The best thing about the Masters

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The tradition, the beauty, the course, the competition, the sounds – there are many reasons to love the Masters Tournament. Rex Hoggard and Randall Mell weigh in with their respective favorite thing about the men's first major of the season.

By REX HOGGARD

AUGUSTA, Ga. – One by one, the assembled Golf Channel crew answered the $1 million question: What is the best part of Masters week? From the Par 3 Contest to Magnolia Lane, the answers were varied and all uniquely valid.

But when you strip away all the ceremony and history, what makes the season’s first major special is the golf course, and specifically the inward loop that has decided so many Sundays.

Twenty-five years ago this week Jack Nicklaus penned the ultimate Sunday charge, a 6-under 30 that featured just two pars, an eagle and a particularly clutch birdie putt at the 17th hole.

Even Nicklaus still marvels at the twisting 12-footer that defied gravity and conventional wisdom. “I have gone back and putted that putt a hundred times since. I don't think I've ever found the exact spot or the place it was before, but it's never broken left again,” he said.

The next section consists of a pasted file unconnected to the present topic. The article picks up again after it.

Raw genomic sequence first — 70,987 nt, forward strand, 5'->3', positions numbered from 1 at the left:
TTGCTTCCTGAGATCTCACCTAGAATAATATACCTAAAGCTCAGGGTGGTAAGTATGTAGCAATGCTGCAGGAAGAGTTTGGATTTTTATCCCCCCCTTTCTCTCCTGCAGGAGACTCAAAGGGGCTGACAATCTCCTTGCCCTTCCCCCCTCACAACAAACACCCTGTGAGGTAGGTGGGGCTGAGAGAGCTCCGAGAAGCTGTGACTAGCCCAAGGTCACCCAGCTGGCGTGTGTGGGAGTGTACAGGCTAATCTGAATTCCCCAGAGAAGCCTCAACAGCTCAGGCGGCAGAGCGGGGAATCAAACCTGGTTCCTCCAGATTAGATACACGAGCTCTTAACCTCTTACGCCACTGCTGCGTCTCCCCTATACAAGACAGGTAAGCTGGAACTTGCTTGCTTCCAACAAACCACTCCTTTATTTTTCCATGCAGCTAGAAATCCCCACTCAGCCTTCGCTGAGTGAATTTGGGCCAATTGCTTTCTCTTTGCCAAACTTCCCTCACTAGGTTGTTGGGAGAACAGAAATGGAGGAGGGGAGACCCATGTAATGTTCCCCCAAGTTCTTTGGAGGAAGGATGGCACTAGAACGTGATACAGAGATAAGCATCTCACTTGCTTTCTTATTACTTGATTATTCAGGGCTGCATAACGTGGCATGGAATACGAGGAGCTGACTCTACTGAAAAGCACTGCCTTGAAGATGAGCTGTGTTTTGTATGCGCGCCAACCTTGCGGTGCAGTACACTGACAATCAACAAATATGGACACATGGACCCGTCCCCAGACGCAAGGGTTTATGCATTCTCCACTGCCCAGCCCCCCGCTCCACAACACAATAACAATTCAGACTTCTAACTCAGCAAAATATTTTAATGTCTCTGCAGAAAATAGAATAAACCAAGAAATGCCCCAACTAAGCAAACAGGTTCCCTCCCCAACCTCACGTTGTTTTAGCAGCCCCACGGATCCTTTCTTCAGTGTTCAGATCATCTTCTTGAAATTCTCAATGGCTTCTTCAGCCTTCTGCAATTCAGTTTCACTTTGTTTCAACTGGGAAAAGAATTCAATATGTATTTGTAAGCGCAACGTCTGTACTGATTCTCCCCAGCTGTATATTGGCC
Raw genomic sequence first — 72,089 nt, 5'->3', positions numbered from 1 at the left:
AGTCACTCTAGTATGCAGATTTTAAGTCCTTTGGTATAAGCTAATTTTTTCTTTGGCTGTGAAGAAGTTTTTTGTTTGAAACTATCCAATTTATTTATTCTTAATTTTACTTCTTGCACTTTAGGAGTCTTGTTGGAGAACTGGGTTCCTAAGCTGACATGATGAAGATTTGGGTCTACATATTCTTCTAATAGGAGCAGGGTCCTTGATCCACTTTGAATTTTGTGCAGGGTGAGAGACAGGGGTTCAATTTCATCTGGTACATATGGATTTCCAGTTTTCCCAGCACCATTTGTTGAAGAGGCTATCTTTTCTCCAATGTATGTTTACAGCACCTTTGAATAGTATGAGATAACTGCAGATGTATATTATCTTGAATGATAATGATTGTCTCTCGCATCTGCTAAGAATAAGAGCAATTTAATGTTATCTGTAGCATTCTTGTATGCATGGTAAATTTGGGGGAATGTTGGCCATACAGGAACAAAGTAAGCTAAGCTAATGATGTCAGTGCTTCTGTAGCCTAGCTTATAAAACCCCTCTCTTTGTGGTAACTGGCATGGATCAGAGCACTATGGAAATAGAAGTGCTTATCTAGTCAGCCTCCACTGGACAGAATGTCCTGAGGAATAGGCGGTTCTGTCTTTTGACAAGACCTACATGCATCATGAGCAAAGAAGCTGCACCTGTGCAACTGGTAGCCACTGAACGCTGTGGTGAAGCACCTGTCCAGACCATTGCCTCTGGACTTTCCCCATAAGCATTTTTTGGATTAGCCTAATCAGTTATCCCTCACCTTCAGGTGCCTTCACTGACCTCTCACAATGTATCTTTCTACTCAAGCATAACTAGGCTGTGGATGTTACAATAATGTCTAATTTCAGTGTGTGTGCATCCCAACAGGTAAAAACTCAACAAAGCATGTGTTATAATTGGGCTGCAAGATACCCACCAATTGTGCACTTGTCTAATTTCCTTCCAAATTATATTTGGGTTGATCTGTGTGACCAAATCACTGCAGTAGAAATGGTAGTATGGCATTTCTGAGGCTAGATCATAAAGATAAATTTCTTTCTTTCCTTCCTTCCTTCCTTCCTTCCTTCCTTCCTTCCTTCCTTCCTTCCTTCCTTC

The history of the Masters has been etched across the closing nine – which, ironically, was the front nine in 1934 when Horton Smith won the first “invitational.” There is no shortage of reasons to savor Masters week, but they all begin, and end, on the back nine.

By RANDALL MELL

AUGUSTA, Ga. – It’s the sounds late on a Sunday. It’s how the Masters offers up the greatest symphonies in golf.

It’s the soul-stirring roars and groans in an arrangement that would move Wolfgang Amadeus Mozart. It’s all the sweet music rising up out of Amen Corner with the leaders playing the back nine of the final round. It’s all those patrons making like the Augusta National Philharmonic.

The U.S. Open is a terrific struggle, but it’s chamber music compared to the Masters. It’s mostly a parade of pars played to a smattering of applause. The Masters is eagles, birdies and double bogeys played to crashing cymbals and banging drum beats.

The way Amen Corner sits down in a valley, the way all those towering pines hold noise, there are no acoustics quite like it in golf.

When Augusta National’s set up best for a Sunday concert, with the flagsticks in bowls at the 13th and 16th, and accessible at the 15th, with the spirits of risk and reward warring mischievously through that whole back nine, the Masters is an experience as close to the arts as sports.

Can't wait for the music again this week, but curious who will be conducting come late Sunday afternoon.